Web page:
About 50 people spoke against the resolution Tuesday morning out of the total of more than 60 people who came to address the board on the topic. Many of the people who spoke against the resolution were transgender themselves or had family members and loved ones who were transgender, but there were also doctors, pastors, an attorney from the American Civil Liberties Union of Ohio and a Capital University law professor.
In the resolution, Shea claims in part that sex is biological and defined at birth by chromosomes.
“Denying the reality of biological sex destroys foundational truths upon which education rests and irreparably damages children,” the resolution reads.
But Shea specifically mentioned only male and female chromosomes in his resolution and did not include the variety of chromosomes that can also appear in intersex people, who are not biologically male or female, something that multiple people testifying took issue with.
Shea responded to criticism of that argument by saying there are people born with 10 fingers and toes, but there are also people who do not have that same number.
“Whereby some humans are born with more or less fingers or toes does it negate the fact that when we speak about humans, we speak about them as having 10 fingers and 10 toes?” Shea said
Shea said the resolution was an attempt to stand up for women and girls, whom he said Title IX was originally intended for.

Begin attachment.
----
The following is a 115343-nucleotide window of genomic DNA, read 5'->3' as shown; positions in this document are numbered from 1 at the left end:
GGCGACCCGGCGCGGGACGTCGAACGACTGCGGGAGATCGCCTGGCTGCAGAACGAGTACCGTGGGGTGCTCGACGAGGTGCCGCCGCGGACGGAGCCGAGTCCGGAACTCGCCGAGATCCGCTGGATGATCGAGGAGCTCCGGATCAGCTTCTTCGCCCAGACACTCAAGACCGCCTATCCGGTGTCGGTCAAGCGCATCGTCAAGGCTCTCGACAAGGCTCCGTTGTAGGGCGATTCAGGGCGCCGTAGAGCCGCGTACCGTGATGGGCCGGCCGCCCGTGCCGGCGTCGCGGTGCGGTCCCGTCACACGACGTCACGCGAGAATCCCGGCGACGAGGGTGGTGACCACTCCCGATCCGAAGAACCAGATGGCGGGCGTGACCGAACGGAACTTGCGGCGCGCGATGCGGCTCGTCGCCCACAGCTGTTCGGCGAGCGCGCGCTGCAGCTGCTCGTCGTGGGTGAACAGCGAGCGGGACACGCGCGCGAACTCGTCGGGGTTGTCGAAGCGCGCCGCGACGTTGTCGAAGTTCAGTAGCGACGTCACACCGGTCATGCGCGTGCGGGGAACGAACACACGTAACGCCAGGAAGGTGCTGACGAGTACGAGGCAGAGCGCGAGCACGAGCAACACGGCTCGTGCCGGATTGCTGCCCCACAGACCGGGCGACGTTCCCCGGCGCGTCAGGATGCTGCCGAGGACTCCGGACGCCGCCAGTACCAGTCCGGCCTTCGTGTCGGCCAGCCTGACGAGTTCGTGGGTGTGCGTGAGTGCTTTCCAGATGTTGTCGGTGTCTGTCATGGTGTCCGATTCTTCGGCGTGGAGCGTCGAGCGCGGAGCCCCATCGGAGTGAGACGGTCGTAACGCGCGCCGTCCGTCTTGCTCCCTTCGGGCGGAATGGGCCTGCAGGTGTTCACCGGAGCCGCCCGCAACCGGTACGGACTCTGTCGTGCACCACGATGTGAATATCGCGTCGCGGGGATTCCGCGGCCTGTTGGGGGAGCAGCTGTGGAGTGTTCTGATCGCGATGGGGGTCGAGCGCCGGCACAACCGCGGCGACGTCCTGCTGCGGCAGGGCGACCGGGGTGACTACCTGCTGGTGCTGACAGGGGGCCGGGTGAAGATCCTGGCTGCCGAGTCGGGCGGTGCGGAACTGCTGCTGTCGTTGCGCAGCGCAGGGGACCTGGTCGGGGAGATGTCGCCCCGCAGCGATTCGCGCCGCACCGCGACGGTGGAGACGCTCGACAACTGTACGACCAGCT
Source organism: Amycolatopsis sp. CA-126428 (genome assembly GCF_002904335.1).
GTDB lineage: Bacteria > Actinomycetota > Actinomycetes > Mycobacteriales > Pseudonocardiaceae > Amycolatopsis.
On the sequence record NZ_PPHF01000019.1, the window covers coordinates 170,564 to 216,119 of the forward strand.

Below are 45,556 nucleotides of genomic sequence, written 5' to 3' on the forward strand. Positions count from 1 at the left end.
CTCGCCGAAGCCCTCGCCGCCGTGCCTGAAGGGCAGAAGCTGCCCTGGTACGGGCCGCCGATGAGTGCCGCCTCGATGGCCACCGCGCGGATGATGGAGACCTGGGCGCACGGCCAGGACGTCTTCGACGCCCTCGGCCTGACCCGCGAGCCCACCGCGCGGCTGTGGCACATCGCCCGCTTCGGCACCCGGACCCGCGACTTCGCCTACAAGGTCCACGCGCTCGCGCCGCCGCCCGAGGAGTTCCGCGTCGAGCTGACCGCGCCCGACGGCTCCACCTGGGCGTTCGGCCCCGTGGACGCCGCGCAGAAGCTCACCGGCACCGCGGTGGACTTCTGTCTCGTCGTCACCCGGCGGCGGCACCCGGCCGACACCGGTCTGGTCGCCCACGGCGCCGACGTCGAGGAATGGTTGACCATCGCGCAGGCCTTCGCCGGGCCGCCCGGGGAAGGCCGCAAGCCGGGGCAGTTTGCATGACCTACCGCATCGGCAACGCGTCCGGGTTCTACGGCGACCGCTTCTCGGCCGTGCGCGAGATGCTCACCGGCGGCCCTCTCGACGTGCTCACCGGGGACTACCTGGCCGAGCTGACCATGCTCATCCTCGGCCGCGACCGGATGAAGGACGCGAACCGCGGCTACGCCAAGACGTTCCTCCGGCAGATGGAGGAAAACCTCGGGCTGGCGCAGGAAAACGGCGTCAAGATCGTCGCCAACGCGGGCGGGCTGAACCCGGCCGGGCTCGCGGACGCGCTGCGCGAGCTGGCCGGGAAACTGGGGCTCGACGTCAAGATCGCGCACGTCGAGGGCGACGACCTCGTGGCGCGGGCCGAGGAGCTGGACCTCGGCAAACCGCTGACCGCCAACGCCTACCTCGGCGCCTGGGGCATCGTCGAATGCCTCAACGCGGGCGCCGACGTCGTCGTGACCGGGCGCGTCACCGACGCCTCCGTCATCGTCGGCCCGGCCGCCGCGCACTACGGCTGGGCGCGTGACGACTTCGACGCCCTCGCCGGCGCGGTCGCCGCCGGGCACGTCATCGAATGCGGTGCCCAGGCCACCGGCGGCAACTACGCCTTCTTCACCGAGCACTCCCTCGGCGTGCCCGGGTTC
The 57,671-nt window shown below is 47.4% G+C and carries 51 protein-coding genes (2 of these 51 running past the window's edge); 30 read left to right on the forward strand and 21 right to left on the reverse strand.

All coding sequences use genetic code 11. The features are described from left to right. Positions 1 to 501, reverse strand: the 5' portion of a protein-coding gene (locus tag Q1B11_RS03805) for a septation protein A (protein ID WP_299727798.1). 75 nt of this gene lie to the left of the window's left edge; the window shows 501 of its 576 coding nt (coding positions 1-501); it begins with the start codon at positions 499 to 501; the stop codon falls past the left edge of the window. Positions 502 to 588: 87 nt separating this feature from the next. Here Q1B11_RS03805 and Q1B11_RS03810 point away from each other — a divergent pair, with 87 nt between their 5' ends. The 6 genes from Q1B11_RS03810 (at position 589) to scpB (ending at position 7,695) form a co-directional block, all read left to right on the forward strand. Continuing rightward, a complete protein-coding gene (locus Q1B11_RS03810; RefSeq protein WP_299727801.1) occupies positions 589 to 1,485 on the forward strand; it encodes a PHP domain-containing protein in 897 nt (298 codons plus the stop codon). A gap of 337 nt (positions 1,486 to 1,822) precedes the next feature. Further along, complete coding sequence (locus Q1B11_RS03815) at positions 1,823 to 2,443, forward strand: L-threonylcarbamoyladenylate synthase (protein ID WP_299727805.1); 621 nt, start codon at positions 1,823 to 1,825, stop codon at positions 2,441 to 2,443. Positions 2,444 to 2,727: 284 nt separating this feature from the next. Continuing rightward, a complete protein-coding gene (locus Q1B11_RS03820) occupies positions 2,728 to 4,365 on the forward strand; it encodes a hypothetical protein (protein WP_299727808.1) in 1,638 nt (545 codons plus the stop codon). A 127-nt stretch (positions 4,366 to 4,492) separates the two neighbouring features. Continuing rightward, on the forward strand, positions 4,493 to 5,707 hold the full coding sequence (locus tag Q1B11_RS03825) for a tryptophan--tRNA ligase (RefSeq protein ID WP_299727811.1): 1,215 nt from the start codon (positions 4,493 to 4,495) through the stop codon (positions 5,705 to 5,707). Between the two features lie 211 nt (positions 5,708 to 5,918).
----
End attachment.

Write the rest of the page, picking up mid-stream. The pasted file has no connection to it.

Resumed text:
Four members of the state board - Christina Collins, Meryl Johnson, Michelle Newman and Antoinette Miranda – have released a joint statement opposing the resolution.
“We are not and should never be in the business of selecting which child is worthy of protection and instruction,” the joint statement said. “This resolution is a political grenade thrown into an arena that has already been overwhelmed with more politics and culture wars than actions that actually improve education.”
Collins said while she could not discuss the resolution specifically under meeting rules, she still wanted to address the public.
“I just want people across the state to know that there are people on this level who are behind them 100% and we’ll do everything we can to protect them,” Collins said.
Walt Davis, another member of the board, noted the state school board does not have enforcement power of their policies. It’s the local school boards who would need to enforce the policy, he said.